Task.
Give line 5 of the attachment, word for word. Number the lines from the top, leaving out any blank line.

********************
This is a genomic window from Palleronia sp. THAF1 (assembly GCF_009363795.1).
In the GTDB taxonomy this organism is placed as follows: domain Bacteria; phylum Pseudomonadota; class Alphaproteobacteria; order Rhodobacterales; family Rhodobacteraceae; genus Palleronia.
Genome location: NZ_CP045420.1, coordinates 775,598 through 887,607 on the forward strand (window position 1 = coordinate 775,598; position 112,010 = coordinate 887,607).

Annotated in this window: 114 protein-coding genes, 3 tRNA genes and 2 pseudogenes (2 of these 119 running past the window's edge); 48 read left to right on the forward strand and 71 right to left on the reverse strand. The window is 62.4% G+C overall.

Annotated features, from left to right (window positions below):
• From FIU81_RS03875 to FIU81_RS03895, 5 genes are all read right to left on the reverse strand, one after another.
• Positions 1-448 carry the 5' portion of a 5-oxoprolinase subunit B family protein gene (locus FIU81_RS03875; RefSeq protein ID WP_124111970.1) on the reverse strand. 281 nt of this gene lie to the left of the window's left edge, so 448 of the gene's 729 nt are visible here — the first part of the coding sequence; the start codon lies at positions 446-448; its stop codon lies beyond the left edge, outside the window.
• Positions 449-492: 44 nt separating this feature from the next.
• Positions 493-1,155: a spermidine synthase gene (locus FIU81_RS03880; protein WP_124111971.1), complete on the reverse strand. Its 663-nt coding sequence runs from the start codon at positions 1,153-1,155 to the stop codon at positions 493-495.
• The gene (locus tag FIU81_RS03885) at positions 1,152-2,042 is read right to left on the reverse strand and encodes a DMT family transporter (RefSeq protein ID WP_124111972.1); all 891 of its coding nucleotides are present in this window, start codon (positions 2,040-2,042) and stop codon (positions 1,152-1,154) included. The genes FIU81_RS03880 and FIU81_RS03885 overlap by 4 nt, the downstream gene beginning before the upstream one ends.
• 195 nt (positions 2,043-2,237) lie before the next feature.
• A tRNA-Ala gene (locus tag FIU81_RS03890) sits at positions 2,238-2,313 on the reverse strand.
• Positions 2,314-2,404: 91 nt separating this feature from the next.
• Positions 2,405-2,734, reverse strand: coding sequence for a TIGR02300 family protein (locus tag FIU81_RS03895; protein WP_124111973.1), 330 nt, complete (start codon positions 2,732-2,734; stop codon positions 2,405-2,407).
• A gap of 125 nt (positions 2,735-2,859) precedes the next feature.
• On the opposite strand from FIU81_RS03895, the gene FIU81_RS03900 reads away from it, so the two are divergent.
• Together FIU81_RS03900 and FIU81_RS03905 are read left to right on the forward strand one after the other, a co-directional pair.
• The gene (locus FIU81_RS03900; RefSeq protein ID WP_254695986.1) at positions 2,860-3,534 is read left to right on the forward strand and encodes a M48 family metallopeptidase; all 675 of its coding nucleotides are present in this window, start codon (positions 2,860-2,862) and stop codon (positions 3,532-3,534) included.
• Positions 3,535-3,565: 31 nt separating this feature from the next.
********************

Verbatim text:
Annotated features, from left to right (window positions below):